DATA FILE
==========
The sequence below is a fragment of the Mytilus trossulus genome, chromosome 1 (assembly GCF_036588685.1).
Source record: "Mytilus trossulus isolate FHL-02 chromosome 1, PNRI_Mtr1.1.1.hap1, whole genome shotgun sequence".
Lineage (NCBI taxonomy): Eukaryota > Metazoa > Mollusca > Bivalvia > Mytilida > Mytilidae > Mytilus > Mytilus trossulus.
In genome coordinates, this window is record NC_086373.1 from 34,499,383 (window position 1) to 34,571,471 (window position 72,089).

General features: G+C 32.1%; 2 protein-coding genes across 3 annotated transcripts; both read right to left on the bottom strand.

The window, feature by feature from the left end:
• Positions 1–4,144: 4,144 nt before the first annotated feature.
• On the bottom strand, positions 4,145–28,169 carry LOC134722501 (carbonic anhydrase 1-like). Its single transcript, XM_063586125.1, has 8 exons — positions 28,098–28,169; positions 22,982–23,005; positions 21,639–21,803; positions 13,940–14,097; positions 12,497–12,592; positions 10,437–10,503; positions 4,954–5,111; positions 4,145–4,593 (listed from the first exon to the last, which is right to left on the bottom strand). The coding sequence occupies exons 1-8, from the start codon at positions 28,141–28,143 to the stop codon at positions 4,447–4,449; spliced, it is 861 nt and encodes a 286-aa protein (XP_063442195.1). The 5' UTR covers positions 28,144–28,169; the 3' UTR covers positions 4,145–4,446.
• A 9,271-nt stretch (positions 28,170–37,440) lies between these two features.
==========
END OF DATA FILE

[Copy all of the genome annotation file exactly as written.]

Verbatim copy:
The sequence below is a fragment of the Mytilus trossulus genome, chromosome 1 (assembly GCF_036588685.1).
Source record: "Mytilus trossulus isolate FHL-02 chromosome 1, PNRI_Mtr1.1.1.hap1, whole genome shotgun sequence".
Lineage (NCBI taxonomy): Eukaryota > Metazoa > Mollusca > Bivalvia > Mytilida > Mytilidae > Mytilus > Mytilus trossulus.
In genome coordinates, this window is record NC_086373.1 from 34,499,383 (window position 1) to 34,571,471 (window position 72,089).

General features: G+C 32.1%; 2 protein-coding genes across 3 annotated transcripts; both read right to left on the bottom strand.

The window, feature by feature from the left end:
• Positions 1–4,144: 4,144 nt before the first annotated feature.
• On the bottom strand, positions 4,145–28,169 carry LOC134722501 (carbonic anhydrase 1-like). Its single transcript, XM_063586125.1, has 8 exons — positions 28,098–28,169; positions 22,982–23,005; positions 21,639–21,803; positions 13,940–14,097; positions 12,497–12,592; positions 10,437–10,503; positions 4,954–5,111; positions 4,145–4,593 (listed from the first exon to the last, which is right to left on the bottom strand). The coding sequence occupies exons 1-8, from the start codon at positions 28,141–28,143 to the stop codon at positions 4,447–4,449; spliced, it is 861 nt and encodes a 286-aa protein (XP_063442195.1). The 5' UTR covers positions 28,144–28,169; the 3' UTR covers positions 4,145–4,446.
• A 9,271-nt stretch (positions 28,170–37,440) lies between these two features.